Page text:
George B. Breen, Wenxi Li, and Olivia Seraphim co-wrote an article for the American Health Lawyers Association (AHLA),titled “Cyber Threats, Data Breaches, Privacy Issues, and the Health Care Provider.”

Following is an excerpt:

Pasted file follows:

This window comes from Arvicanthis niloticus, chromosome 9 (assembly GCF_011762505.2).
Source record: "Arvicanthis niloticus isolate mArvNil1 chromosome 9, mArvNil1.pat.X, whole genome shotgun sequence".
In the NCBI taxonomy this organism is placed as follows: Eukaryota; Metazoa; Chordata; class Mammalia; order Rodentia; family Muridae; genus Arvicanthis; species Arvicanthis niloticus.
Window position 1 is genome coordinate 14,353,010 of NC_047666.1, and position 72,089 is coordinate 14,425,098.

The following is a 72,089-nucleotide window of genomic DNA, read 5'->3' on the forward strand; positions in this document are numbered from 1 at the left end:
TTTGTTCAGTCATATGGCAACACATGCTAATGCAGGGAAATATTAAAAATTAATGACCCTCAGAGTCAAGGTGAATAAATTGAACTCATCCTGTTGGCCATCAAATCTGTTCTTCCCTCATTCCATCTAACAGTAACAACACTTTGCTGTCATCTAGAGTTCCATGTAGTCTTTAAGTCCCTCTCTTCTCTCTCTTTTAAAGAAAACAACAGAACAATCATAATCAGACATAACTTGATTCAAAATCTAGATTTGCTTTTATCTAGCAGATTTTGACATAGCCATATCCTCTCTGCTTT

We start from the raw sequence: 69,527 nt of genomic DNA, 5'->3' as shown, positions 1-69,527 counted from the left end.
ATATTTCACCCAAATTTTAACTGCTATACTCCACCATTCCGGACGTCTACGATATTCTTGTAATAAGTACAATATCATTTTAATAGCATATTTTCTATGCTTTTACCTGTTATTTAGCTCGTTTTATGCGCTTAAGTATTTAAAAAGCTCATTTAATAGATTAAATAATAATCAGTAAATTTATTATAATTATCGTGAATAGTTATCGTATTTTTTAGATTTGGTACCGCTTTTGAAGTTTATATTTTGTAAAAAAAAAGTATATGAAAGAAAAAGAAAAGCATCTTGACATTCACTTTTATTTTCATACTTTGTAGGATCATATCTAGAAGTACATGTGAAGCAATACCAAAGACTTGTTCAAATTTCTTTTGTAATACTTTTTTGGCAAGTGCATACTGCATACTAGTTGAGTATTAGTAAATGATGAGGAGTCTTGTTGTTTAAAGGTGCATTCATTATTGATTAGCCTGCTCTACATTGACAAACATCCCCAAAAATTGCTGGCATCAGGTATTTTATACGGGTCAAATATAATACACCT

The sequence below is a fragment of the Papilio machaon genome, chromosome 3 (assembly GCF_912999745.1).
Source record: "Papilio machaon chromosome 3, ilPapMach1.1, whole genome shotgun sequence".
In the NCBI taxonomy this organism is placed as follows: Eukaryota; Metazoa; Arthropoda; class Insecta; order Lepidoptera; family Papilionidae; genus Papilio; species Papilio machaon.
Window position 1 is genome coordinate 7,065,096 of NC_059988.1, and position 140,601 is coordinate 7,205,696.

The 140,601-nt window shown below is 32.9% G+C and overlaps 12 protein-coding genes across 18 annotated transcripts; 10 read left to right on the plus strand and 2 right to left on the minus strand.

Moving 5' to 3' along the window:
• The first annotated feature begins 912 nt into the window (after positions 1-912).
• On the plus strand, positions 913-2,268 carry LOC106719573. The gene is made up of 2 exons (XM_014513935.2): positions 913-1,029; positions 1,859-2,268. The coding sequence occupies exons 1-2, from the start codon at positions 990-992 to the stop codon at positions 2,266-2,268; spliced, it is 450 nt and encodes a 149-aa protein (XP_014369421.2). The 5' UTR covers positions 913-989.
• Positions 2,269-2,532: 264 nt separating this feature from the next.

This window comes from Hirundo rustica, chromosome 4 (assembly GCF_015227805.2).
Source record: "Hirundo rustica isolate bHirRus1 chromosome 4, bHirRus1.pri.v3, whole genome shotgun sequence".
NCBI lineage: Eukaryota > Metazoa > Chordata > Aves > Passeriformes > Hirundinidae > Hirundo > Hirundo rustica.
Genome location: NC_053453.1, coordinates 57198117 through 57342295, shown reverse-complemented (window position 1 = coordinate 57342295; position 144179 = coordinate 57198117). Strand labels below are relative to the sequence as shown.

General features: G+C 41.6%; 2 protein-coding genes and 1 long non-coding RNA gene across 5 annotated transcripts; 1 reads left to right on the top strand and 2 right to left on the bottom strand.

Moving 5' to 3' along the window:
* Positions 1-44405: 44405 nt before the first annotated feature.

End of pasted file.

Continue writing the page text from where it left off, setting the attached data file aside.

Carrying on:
Data and privacy breach enforcement, which is gaining momentum in 2018, took the national spotlight in 2017 because of several high-profile events. First, eClinicalWorks, an electronic health records (EHR) vendor, was held responsible for the accuracy and truthfulness of its EHR certifications and reached a $155 million settlement with the federal government for civil fraud and kickback charges due to a whistleblower. Second, more than 145 million Americans potentially had their Social Security numbers and driver’s license numbers breached by Equifax, a major consumer credit reporting agency, in September 2017. Finally, Uber revealed in November 2017 that hackers stole the account information of 57 million drivers and riders, and that the company paid hackers a $100,000 ransom to keep the breach a secret from government authorities and affected individuals for over a year.

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